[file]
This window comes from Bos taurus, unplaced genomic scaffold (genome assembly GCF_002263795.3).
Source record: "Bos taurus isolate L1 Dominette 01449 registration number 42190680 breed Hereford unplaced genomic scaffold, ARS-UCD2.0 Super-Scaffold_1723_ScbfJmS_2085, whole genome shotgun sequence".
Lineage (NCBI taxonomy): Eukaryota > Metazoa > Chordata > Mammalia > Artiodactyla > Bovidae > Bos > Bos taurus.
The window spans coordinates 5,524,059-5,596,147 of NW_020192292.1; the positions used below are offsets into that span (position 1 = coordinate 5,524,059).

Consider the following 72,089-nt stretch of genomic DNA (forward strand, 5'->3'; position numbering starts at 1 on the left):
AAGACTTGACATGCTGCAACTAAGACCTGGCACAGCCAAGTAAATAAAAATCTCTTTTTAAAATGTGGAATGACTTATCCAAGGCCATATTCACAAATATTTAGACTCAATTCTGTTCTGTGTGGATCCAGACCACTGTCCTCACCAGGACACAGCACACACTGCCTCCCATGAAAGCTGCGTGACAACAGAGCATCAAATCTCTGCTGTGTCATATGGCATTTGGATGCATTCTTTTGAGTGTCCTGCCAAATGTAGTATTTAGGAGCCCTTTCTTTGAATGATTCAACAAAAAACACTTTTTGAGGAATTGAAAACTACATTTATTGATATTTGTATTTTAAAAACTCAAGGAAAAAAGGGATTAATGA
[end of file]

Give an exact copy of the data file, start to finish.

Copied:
This window comes from Bos taurus, unplaced genomic scaffold (genome assembly GCF_002263795.3).
Source record: "Bos taurus isolate L1 Dominette 01449 registration number 42190680 breed Hereford unplaced genomic scaffold, ARS-UCD2.0 Super-Scaffold_1723_ScbfJmS_2085, whole genome shotgun sequence".
Lineage (NCBI taxonomy): Eukaryota > Metazoa > Chordata > Mammalia > Artiodactyla > Bovidae > Bos > Bos taurus.
The window spans coordinates 5,524,059-5,596,147 of NW_020192292.1; the positions used below are offsets into that span (position 1 = coordinate 5,524,059).

Consider the following 72,089-nt stretch of genomic DNA (forward strand, 5'->3'; position numbering starts at 1 on the left):
AAGACTTGACATGCTGCAACTAAGACCTGGCACAGCCAAGTAAATAAAAATCTCTTTTTAAAATGTGGAATGACTTATCCAAGGCCATATTCACAAATATTTAGACTCAATTCTGTTCTGTGTGGATCCAGACCACTGTCCTCACCAGGACACAGCACACACTGCCTCCCATGAAAGCTGCGTGACAACAGAGCATCAAATCTCTGCTGTGTCATATGGCATTTGGATGCATTCTTTTGAGTGTCCTGCCAAATGTAGTATTTAGGAGCCCTTTCTTTGAATGATTCAACAAAAAACACTTTTTGAGGAATTGAAAACTACATTTATTGATATTTGTATTTTAAAAACTCAAGGAAAAAAGGGATTAATGA